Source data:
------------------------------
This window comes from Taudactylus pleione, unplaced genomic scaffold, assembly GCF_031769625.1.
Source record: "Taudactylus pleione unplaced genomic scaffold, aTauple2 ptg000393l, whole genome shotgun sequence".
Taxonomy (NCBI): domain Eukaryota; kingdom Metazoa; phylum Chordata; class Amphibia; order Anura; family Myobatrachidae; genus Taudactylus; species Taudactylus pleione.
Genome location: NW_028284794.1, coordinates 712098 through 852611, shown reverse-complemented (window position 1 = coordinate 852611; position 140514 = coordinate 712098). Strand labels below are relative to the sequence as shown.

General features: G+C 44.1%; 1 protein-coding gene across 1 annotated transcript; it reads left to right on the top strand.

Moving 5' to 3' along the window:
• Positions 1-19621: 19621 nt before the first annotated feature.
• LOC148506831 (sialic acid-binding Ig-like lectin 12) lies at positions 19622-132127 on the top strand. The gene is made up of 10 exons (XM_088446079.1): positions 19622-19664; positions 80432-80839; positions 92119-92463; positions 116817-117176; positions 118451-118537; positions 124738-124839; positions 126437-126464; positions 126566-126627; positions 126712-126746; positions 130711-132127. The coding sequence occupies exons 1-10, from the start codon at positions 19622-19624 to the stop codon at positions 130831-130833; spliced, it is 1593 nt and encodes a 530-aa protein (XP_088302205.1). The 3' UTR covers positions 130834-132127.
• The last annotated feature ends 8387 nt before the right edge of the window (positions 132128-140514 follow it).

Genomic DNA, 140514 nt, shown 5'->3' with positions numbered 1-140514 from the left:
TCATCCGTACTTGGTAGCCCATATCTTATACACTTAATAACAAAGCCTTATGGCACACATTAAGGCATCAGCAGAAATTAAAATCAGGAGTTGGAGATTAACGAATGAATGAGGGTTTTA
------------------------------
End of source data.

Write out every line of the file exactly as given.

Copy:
This window comes from Taudactylus pleione, unplaced genomic scaffold, assembly GCF_031769625.1.
Source record: "Taudactylus pleione unplaced genomic scaffold, aTauple2 ptg000393l, whole genome shotgun sequence".
Taxonomy (NCBI): domain Eukaryota; kingdom Metazoa; phylum Chordata; class Amphibia; order Anura; family Myobatrachidae; genus Taudactylus; species Taudactylus pleione.
Genome location: NW_028284794.1, coordinates 712098 through 852611, shown reverse-complemented (window position 1 = coordinate 852611; position 140514 = coordinate 712098). Strand labels below are relative to the sequence as shown.

General features: G+C 44.1%; 1 protein-coding gene across 1 annotated transcript; it reads left to right on the top strand.

Moving 5' to 3' along the window:
• Positions 1-19621: 19621 nt before the first annotated feature.
• LOC148506831 (sialic acid-binding Ig-like lectin 12) lies at positions 19622-132127 on the top strand. The gene is made up of 10 exons (XM_088446079.1): positions 19622-19664; positions 80432-80839; positions 92119-92463; positions 116817-117176; positions 118451-118537; positions 124738-124839; positions 126437-126464; positions 126566-126627; positions 126712-126746; positions 130711-132127. The coding sequence occupies exons 1-10, from the start codon at positions 19622-19624 to the stop codon at positions 130831-130833; spliced, it is 1593 nt and encodes a 530-aa protein (XP_088302205.1). The 3' UTR covers positions 130834-132127.
• The last annotated feature ends 8387 nt before the right edge of the window (positions 132128-140514 follow it).

Genomic DNA, 140514 nt, shown 5'->3' with positions numbered 1-140514 from the left:
TCATCCGTACTTGGTAGCCCATATCTTATACACTTAATAACAAAGCCTTATGGCACACATTAAGGCATCAGCAGAAATTAAAATCAGGAGTTGGAGATTAACGAATGAATGAGGGTTTTA